F2P games: nice for the price, or actual competition?

Something I’ve noticed for a while now, that’s really come to the foreground with the release of Allods, is how some people play both sides of the fence when talking about Free to Play MMOs. In one sentence they will tell you F2P games are just as good as subscription games, while in the next they will say that for a free game, what they do is rather exceptional. Which is it? Are F2P MMOs ‘real’ games, or are they ‘not that bad’ for something that’s ‘free’?

And to me the whole ‘free’ aspect of any F2P game is actually a sham. If the game is second-rate in terms of gameplay, I don’t care how free it is, it’s still not worth wasting my limited gaming time on it; time that is far more limited than money when talking in the price range of $10-$100 a month. If a F2P game IS worth playing like I play a sub game, it will cost me MORE than $15 a month to play, and at that point it better be X amount BETTER than my $15 a month sub game to justify the increased cost.

The problem I have with the model is that spending more does not get me more; it simply allows me to continue playing like I have before. Spending $50 at the cash shop does not upgrade the graphics, sound, or gameplay, it simply buys me potions/books/perfume to sustain the level of progress/power that was available earlier for ‘free’. The further you get from level 1, the more you need to spend just to maintain the SAME level of progress. If you are someone who actually gets into an MMO and invests themselves into one title fully, it’s not hard to see why doing so in a F2P game is a quick way to jack up your gaming expenses for little to no gain when compared to a subscription MMO. (Unless someone feels strongly that F2P MMO X is indeed a better overall themepark than WoW, or better than EVE/DF for sandbox/PvP gameplay.)

For instance, Allods is a nice little WoW clone, and if I continue to play it casually as something to do with my fiancé, the free aspect works (for me, the company gets screwed here). But it works here because I already play DarkFall as my ‘real’ MMO, the title I spend far more time with and actually care about what happens with/in it. That’s also where my money goes. Allods fits the second-tier spot nicely because of how on-rails it is, and the near-zero difficulty of a themepark MMO means I can step away for a week and not suffer from any player-skill loss, nor do I have to keep up with balance changes or dig deep into the mechanics. As long as I hit tab-1-2-3-1-4, I progress down the line.

About SynCaine

Former hardcore raider turned casual gamer.
This entry was posted in Allods Online, Combat Systems, Darkfall Online, EVE Online, MMO design, RMT, World of Warcraft. Bookmark the permalink.

21 Responses to F2P games: nice for the price, or actual competition?

  1. Stabs says:

    It’s just a business model. The payment system in itself says nothing about the quality of the game.

    Eve is F2P for a certain playstyle. Doesn’t make it a bad game.

    DDO changed from sub-based to F2P and probably is a much better game now than when it launched.

    • SynCaine says:

      The business model determines the gameplay though. A sub game is designed to keep you going for as long as possible to get you to keep playing month after month. So long as you are happy playing, you will keep paying. A F2P is designed to hook you in and then make you pay more and more to keep going at the rate you previously enjoyed. A F2P game can’t add a tough raid at the end without also adding cash items to make it easier (or even possible). A sub game won’t benefit as much from adding more fluff pets (assuming you can acquire them in-game) as a F2P will when it sells them for a few bucks.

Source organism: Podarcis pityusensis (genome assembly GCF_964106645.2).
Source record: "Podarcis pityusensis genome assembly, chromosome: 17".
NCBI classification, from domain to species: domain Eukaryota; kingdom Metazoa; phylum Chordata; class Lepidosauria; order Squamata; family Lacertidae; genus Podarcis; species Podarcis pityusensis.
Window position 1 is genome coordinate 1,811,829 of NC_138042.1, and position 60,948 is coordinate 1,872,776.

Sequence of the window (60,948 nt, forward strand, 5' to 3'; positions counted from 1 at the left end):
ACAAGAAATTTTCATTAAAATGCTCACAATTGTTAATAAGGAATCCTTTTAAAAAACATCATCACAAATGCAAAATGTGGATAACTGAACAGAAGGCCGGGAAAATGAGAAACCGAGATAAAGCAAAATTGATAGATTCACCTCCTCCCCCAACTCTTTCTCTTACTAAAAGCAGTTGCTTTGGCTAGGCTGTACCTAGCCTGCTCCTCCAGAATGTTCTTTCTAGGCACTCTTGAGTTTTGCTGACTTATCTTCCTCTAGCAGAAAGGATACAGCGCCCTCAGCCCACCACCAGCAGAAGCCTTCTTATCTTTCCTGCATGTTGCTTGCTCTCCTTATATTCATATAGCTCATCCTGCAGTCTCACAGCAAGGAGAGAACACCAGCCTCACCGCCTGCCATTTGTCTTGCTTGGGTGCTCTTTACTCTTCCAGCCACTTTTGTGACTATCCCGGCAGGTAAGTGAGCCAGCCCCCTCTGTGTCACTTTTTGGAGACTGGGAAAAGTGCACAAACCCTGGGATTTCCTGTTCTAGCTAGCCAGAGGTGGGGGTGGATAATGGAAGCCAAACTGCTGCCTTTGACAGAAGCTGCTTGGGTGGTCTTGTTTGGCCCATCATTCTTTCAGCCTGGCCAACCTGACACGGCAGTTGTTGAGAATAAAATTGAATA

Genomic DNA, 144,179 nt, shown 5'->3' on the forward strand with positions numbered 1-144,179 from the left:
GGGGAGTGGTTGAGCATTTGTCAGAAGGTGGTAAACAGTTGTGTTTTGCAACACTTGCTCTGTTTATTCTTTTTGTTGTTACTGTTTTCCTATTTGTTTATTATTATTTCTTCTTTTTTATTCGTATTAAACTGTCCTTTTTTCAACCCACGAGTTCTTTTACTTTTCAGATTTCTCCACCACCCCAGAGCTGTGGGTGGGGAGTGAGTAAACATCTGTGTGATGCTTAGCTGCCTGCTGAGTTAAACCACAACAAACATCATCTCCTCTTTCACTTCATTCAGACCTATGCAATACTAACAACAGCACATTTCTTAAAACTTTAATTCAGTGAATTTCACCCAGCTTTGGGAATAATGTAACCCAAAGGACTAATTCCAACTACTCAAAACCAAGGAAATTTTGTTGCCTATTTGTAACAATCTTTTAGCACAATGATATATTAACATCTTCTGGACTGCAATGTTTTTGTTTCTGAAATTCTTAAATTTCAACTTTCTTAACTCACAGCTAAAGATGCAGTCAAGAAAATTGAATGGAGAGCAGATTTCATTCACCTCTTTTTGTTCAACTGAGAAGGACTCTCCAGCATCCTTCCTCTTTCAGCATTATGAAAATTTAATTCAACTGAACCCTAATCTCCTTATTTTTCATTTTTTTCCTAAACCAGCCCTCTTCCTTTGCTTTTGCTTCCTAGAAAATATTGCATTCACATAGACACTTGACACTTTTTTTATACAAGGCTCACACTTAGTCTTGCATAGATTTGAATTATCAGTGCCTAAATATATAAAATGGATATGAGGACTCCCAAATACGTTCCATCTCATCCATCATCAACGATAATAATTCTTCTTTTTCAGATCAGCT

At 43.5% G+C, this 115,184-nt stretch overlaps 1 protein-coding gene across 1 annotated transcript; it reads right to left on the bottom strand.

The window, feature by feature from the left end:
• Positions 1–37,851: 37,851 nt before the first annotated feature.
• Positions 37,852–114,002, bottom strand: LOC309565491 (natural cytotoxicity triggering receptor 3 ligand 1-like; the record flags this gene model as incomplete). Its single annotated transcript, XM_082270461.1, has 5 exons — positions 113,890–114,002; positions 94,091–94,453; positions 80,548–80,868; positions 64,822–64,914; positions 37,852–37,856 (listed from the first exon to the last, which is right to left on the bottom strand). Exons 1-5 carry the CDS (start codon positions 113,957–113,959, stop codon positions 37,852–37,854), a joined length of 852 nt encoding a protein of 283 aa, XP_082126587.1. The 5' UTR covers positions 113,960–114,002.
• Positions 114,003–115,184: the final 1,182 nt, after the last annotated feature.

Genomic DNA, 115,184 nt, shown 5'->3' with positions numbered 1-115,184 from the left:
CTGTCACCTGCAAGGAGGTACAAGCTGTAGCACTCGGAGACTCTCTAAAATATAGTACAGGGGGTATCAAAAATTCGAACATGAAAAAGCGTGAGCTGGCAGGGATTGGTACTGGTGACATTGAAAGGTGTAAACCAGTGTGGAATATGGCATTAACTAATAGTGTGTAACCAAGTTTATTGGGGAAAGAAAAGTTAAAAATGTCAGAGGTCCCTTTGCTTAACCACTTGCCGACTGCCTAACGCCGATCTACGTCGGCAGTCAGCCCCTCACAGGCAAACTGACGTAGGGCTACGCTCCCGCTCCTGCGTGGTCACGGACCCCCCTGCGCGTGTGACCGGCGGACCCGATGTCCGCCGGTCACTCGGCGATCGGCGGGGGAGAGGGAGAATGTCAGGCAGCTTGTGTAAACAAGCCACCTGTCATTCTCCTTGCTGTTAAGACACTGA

While not directly related to quality, the type of business model certainly has an effect on how you design the game, and my point being that the more you actually like a product, the less favorable the F2P model is for you. So long as I’m ‘meh’ about a F2P game, the model works FOR ME. DarkFall is a steal for me because I’d easily pay double or triple what I do now to play it, because for me there is nothing even close in the MMO space compared to it. With Allods, the difference between it and themepark X are not significant enough to pay more (or at all) to play it.

    • sid67 says:

      EVE really isn’t F2P even if you can afford to spend the 300 million ISK needed for the Plex each month. Someone else bought that PLEX. It’s free for that person, but not truly free of any payment.

  2. willee says:

    I could never, ever, ever play a pay to win…excuse me a free to play mmorpg.

    I guess i’m old-fashioned or whatever, but the thought of being able to buy in game stuff via cash shop with real money makes my skin crawl. Ya, i know this stuff takes place in the sub-games illegally or whatever but there isn’t anything you can do about that and it is done by a pretty small % of the player base and is considered cheating/bad by all others. That happens infrequently enough that it doesn’t hurt my perception/immersion of the world i’m playing in.

    In FTP games however the effects of buying items are everywhere you turn. You know its more likely than not that little bobby basement dweller bought that level 500 sword of ultimate doom in the cash shop vs actually earning it by killing some badass named mob in the game. So what you ask? That in effect lessens the “gravitas” if you will of every item in the game. Would i have felt as good about getting my ranger epics in EQ if you could just as easily buy them in the cash shop? No, not even close and that would have ruined what was a great moment for me in that game.

    I realize not all items will be available in the cash shop. Doesn’t matter. Realize that these companies are out to maximize their revenue (as they should be), and it’s a very slippery slope for those FTP games. There is no telling what will be offered down the road. If everyone wants that sword, then offering that sword of ultimate doom in the cash shop will increase revenue and it will only make sense for them to put it up for sale for “real” money at some point.

    At any rate, even beyond the powerful items issue above i just can’t play a game where any items can be bought for cash instead of earned through playing. And i’m as far from a “hard-core” player as you can get. I don’t even sub to a game right now because i have no time to play. I will at some point start playing Darkfall again even though i’ll be lucky to get in 2 hours a week…so spare me the “but you play 200 hours/week in mommies basement what about the casual players who can’t get all the shinies…”, because i am that casual player and probably a hell of a lot more casual than you.